Clients often believe that an application for Medicaid by a married person always requires the “well” or “community” or non-applying spouse to file a spousal refusal; this is not true. Whether or not a spousal refusal is required depends upon the level of the assets and income of the well spouse. The assets and income of the well spouse is considered available and will count against the eligibility of the spouse applying for Medicaid if the assets and income of the well spouse reach certain levels.
Taking a step back, Medicaid considers the well spouse a “legally responsible relative.” Specifically, it is defined as “a person who is legally responsible for the support and care of one or more relatives. For medical assistance purposes, a legally responsible relative is … a spouse of a medical assistance applicant or recipient i” If the well spouse has assets greater than the community spouse resource allowance (CSRA) and income greater than the community spouse income allowance then Medicaid expects contributions from the well spouse to assist with the costs for the ill spouse. The regulations state, “[a] portion of the legally responsible relative’s income and resources, if he/she is of sufficient financial ability, will be considered available to the MA applicant/recipient [the ill spouse].ii ”
In 2015 (these amounts generally change each calendar year) the levels of the community spouse resource allowance and the community spouse income allowance are as follows:
I purposely mention the limit of the house because in determining the assets of the well spouse because the primary residence is excluded if the value of the primary residence is $828,000.00 or less.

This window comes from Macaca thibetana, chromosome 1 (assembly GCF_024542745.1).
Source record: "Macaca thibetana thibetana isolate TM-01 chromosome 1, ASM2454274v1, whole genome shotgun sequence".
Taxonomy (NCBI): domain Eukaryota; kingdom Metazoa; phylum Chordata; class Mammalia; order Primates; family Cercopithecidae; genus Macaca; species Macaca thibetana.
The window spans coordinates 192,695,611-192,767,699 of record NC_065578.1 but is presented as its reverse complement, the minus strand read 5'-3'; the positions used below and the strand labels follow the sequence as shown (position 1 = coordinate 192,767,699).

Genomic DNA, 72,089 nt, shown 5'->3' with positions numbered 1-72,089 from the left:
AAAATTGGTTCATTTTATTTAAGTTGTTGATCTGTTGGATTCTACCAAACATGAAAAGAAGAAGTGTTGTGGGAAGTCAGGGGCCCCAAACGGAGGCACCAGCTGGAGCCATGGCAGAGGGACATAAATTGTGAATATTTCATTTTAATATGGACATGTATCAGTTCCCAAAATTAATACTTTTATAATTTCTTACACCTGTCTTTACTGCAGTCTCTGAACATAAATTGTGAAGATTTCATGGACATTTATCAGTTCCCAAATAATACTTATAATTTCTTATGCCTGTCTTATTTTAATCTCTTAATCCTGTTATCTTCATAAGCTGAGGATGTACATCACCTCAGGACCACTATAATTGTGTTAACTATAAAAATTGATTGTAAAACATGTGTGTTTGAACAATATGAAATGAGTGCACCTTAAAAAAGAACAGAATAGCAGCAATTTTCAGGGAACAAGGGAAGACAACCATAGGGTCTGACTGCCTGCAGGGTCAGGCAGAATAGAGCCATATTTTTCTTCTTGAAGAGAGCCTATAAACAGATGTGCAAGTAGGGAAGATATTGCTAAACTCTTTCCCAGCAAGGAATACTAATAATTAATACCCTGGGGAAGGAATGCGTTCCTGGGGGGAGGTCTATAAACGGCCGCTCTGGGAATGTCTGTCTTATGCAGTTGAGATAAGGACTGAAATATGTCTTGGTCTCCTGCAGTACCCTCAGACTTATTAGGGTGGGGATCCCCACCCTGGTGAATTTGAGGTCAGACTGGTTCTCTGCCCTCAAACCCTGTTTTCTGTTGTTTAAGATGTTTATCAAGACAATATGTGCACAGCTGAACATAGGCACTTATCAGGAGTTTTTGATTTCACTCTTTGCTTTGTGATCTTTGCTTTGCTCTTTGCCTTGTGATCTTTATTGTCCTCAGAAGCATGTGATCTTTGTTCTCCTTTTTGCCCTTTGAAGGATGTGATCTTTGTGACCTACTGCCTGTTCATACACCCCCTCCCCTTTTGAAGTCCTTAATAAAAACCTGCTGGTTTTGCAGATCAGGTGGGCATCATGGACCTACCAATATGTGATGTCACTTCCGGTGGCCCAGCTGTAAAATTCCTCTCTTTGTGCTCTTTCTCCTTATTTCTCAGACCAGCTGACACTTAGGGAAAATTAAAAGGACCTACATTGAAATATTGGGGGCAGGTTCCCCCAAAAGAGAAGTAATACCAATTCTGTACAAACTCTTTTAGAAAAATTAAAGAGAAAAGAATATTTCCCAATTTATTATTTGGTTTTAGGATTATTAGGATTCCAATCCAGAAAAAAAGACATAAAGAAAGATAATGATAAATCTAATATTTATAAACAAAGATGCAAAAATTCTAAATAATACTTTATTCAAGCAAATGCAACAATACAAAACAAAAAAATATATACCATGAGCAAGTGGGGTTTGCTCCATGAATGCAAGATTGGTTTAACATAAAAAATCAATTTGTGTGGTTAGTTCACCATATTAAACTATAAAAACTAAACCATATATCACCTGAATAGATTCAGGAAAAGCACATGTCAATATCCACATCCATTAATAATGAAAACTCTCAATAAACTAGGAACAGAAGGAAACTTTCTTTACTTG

If a well spouse has a house and money in a bank account totaling $125,000.00, the excess money over $119,220.00 would be counted as assets of the ill spouse unless a spousal refusal is filed. The filing of a spousal refusal with the ill spouses’ Medicaid application requires Medicaid to determine Medicaid eligibility without considering the well spouses assets and income. Specifically, the regulations state, “[t]he applicant/recipient will not be denied MA [Medicaid] if the legally responsible relative refuses or fails to contribute toward the applicant’s/recipient’s medical support. iii”
However, the filing of a spousal refusal does not end the story. Although Medicaid must be determined without considering the well spouses assets and income, the well spouse may be subjecting themselves to claims or lawsuits by the County (Department of Social Services). To be continued ….
Aaron E. Futterman, CPA, Esq. is a partner in the law firm of Futterman & Lanza, LLP with offices in Smithtown, NY and clients throughout Suffolk, Nassau, Queens, Brooklyn, Bronx, Richmond, New York, Westchester and Rockland Counties. He concentrates his practice to Elder Law, Medicaid Planning, Medicaid Applications, Estate Planning, Probate, Estate Taxes, and Estate Administration.